During an undergraduate summer research program at the California Institute of Technology, Samuel Yee helped develop software that has since been used by astronomers around the world and cited in hundreds of scholarly works. Now pursuing his Ph.D. in astrophysics, Samuel is preparing to deliver another breakout resource for planetary science: He leads the TESS (Transiting Exoplanet Survey Satellite) Grand Unified Hot Jupiter Survey, a project using data from NASA’s TESS spacecraft, as well as spectroscopic observations from many more ground-based telescopes, to find and characterize hundreds of these gas giants. While Hot Jupiters were among the first exoplanets discovered decades ago, the way they formed remains perplexing.

During his fellowship, Samuel will combine new planetary data from his survey with that of previously known planets to build the largest-ever sample of Hot Jupiters, which may shed further light on their formation. With this statistically useful sample, he will study the distribution of Hot Jupiter radii, periods, and other properties with respect to those of their stellar hosts, as well as the geometric architecture of their solar systems and whether they include additional planets. Demographic trends surfaced through Samuel’s study are expected to provide clues as to when and how these exoplanets came to orbit their parent stars so closely—and establish fertile ground for further inquiry. Samuel will receive a Ph.D. in astrophysics from Princeton University in Summer 2023.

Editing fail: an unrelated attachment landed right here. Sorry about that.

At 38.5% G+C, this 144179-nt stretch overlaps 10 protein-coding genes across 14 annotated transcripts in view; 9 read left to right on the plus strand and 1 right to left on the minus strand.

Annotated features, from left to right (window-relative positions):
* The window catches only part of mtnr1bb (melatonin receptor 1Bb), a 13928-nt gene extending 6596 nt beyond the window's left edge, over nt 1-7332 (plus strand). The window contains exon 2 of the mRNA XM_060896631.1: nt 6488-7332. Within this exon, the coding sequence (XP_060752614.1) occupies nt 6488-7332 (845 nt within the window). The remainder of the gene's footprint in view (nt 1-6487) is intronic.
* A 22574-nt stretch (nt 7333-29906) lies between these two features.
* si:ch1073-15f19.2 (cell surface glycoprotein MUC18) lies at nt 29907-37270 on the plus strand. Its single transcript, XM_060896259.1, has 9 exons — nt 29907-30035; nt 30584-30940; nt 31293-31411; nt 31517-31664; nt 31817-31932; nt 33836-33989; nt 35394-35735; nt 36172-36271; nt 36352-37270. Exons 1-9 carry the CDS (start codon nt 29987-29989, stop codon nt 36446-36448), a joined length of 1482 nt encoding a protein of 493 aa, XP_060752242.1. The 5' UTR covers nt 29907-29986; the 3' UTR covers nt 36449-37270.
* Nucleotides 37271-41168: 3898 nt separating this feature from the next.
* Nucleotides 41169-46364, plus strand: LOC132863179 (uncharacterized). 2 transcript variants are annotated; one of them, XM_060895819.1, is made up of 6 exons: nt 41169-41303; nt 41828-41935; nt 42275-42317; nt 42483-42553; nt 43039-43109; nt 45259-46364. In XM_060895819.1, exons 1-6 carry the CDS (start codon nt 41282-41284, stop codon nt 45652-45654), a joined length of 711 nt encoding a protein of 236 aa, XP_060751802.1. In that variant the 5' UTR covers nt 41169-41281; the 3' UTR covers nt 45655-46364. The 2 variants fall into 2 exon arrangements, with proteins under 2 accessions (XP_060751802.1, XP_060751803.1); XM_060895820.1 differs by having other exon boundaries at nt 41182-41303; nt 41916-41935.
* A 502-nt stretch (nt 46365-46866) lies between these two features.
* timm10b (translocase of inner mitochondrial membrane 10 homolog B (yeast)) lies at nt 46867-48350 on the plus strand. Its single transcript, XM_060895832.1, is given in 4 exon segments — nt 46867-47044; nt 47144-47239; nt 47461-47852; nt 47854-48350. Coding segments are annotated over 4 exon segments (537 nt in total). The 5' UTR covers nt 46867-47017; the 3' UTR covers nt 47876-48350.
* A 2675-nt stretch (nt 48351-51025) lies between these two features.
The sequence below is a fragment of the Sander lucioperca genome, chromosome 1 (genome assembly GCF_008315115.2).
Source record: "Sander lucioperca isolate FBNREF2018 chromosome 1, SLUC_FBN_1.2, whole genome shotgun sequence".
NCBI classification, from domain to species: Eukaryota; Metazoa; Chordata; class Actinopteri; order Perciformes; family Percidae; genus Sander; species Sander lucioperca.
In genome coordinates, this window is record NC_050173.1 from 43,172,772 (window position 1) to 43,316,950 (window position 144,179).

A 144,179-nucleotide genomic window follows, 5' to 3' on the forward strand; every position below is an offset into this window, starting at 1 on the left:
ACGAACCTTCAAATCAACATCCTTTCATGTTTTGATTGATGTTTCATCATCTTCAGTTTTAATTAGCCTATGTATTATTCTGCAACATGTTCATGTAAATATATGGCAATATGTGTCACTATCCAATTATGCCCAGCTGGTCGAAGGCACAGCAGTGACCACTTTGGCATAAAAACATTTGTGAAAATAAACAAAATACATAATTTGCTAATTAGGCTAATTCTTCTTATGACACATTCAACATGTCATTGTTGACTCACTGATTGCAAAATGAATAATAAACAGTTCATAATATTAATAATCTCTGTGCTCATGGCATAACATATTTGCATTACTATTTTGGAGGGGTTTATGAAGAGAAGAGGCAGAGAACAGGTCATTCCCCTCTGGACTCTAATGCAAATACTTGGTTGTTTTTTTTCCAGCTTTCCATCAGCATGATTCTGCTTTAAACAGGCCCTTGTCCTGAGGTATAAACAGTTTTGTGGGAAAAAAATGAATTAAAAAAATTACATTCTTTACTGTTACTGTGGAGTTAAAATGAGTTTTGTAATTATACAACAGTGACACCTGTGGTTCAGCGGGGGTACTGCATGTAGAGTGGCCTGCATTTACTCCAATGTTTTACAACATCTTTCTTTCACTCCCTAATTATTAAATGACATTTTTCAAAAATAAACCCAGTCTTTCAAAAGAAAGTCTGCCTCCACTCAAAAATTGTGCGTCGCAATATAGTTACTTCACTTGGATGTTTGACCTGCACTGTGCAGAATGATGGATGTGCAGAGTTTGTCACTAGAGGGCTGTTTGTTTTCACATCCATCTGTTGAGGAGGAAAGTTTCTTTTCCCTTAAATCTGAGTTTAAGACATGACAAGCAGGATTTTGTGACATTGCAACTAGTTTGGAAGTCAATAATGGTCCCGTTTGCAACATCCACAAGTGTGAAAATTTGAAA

“One of the most exciting parts of my work has been putting together a large, statistical sample of planets to study trends across a population.”